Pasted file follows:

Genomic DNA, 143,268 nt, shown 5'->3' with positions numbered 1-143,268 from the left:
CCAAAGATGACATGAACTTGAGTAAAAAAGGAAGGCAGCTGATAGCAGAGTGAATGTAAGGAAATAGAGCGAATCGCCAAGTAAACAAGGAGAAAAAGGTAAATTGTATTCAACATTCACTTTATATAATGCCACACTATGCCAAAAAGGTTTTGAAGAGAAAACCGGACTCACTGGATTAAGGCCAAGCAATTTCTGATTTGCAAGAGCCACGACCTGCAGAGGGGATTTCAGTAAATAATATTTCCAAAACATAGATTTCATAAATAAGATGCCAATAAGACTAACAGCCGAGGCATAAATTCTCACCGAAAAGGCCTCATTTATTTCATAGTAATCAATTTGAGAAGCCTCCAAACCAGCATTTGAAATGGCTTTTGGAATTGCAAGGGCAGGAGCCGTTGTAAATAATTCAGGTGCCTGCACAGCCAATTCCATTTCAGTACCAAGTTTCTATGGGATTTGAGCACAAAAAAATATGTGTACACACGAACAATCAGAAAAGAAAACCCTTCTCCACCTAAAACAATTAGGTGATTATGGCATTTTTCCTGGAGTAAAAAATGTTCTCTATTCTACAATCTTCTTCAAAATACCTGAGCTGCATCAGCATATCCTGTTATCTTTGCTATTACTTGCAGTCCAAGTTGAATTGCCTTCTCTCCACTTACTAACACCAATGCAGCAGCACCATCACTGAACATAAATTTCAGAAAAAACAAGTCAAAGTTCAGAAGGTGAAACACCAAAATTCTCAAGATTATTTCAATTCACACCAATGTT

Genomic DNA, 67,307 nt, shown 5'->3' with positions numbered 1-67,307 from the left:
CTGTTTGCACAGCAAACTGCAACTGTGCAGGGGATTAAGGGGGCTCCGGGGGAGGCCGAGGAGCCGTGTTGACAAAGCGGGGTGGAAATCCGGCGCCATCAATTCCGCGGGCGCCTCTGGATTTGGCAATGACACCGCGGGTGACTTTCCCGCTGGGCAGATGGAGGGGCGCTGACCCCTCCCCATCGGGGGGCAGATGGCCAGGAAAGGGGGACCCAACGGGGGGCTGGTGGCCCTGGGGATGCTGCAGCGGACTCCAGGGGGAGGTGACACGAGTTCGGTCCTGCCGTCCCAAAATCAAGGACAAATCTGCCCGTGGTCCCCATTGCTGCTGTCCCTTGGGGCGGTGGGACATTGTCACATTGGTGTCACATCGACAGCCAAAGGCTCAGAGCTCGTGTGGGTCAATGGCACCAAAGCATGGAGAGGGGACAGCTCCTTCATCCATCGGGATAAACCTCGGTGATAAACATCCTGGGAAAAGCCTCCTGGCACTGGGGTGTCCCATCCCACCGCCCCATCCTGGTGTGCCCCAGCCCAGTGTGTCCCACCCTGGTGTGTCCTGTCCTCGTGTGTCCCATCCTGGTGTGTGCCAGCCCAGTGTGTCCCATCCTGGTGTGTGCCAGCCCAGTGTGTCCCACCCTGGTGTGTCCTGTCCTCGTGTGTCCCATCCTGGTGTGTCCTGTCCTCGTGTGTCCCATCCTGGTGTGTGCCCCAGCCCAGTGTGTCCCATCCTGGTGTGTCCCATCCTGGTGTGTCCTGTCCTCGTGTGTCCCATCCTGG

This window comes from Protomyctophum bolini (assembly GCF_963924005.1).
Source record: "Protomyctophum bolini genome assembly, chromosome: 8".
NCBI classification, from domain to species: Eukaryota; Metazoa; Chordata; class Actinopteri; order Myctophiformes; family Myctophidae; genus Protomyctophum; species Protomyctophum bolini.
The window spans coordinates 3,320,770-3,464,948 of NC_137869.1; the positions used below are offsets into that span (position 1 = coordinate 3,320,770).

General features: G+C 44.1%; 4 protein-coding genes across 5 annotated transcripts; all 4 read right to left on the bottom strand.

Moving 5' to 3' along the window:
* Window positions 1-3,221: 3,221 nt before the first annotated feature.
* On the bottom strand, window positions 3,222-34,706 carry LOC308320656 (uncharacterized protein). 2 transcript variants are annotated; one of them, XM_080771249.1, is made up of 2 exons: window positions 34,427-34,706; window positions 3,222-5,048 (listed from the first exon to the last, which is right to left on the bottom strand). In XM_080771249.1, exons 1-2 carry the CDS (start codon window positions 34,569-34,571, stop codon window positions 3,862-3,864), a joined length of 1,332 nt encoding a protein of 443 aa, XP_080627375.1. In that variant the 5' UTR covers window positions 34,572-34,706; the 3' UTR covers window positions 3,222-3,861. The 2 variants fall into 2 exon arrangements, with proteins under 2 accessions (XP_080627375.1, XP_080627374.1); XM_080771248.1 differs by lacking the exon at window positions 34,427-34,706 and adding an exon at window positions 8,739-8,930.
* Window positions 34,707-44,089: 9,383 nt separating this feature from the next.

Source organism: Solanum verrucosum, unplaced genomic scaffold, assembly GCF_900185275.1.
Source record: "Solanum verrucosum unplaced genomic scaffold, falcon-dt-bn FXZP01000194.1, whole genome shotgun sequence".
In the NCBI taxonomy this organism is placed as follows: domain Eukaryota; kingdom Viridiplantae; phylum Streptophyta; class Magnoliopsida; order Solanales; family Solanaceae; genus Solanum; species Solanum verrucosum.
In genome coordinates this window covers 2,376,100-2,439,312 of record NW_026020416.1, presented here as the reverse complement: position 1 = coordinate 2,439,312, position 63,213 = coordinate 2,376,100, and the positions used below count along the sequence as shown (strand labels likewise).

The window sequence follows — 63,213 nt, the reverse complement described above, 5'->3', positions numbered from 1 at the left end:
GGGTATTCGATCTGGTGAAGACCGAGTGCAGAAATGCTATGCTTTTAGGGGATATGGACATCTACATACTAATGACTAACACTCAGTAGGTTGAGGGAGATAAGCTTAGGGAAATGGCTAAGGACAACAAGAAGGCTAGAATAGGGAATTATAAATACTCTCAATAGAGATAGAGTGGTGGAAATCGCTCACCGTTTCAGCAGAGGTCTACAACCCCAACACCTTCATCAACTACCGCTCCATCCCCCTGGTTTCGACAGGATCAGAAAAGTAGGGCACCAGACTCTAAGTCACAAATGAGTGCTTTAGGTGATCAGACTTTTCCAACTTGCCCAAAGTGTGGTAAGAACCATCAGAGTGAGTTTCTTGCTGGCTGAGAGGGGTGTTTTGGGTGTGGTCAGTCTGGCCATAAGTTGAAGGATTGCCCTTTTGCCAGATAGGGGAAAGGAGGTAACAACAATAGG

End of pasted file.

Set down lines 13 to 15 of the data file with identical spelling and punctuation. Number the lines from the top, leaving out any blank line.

* Window positions 34,707-44,089: 9,383 nt separating this feature from the next.

Source organism: Solanum verrucosum, unplaced genomic scaffold, assembly GCF_900185275.1.
Source record: "Solanum verrucosum unplaced genomic scaffold, falcon-dt-bn FXZP01000194.1, whole genome shotgun sequence".